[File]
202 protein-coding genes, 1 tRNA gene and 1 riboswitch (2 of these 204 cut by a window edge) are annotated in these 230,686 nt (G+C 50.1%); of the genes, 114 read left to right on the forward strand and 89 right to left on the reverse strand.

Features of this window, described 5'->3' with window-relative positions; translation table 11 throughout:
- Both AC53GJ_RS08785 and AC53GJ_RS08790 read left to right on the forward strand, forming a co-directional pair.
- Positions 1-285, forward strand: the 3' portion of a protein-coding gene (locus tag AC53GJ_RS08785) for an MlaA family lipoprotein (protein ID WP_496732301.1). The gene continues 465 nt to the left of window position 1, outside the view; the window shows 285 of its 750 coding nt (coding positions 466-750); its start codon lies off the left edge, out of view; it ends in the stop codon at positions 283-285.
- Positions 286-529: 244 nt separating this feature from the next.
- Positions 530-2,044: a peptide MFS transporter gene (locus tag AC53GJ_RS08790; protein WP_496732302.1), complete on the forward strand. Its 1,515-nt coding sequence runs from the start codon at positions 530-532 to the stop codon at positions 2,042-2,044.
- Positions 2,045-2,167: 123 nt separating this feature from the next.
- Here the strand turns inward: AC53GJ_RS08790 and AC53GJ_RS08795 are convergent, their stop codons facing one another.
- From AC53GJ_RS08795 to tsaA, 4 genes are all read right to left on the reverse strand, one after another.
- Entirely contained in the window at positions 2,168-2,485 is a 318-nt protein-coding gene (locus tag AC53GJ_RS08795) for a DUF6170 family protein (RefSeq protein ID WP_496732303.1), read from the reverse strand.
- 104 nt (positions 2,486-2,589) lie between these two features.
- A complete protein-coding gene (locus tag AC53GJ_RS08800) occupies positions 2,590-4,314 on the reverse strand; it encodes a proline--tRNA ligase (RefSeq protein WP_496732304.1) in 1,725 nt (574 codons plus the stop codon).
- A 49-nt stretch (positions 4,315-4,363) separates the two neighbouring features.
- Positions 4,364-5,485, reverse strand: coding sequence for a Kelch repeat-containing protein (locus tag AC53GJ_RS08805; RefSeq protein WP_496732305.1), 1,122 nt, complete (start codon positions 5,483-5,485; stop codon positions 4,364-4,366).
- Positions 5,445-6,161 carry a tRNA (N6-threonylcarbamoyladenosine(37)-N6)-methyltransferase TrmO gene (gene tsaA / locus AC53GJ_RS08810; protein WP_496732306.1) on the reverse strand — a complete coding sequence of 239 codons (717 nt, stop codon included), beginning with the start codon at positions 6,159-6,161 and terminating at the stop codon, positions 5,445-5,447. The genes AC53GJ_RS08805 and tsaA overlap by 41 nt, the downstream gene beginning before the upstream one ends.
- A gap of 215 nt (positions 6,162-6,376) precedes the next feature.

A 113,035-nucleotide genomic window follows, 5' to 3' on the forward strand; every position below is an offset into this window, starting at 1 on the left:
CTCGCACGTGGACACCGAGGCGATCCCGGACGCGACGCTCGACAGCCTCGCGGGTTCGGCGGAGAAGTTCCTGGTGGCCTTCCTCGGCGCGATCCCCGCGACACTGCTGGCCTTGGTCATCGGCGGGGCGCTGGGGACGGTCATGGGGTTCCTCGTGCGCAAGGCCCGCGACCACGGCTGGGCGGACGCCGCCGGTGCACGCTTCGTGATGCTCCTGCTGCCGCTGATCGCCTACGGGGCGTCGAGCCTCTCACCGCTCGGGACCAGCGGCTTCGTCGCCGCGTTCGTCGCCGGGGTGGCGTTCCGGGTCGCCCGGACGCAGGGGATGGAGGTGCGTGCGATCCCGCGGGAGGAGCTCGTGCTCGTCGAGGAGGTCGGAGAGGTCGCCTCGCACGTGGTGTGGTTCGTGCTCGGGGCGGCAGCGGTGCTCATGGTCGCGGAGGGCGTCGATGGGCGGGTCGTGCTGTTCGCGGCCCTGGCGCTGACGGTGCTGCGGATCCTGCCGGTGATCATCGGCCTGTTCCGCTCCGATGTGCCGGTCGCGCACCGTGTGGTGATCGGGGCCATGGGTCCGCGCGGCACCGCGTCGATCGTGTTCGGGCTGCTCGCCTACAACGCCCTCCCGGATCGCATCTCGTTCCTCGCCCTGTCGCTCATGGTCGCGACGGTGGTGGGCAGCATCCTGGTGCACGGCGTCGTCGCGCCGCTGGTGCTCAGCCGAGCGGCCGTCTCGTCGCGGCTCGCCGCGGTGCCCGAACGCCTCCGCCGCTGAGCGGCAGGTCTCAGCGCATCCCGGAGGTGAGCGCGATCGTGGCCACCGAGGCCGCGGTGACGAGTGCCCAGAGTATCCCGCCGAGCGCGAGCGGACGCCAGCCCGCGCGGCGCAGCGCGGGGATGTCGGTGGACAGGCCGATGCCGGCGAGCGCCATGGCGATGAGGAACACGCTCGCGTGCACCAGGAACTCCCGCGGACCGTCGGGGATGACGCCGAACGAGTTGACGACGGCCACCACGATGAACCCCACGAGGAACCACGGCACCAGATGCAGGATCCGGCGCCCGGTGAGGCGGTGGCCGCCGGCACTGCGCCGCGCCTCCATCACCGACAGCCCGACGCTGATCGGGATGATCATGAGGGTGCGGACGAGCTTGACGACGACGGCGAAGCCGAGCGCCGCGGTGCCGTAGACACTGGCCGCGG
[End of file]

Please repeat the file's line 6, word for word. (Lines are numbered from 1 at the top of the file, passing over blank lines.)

- Positions 530-2,044: a peptide MFS transporter gene (locus tag AC53GJ_RS08790; protein WP_496732302.1), complete on the forward strand. Its 1,515-nt coding sequence runs from the start codon at positions 530-532 to the stop codon at positions 2,042-2,044.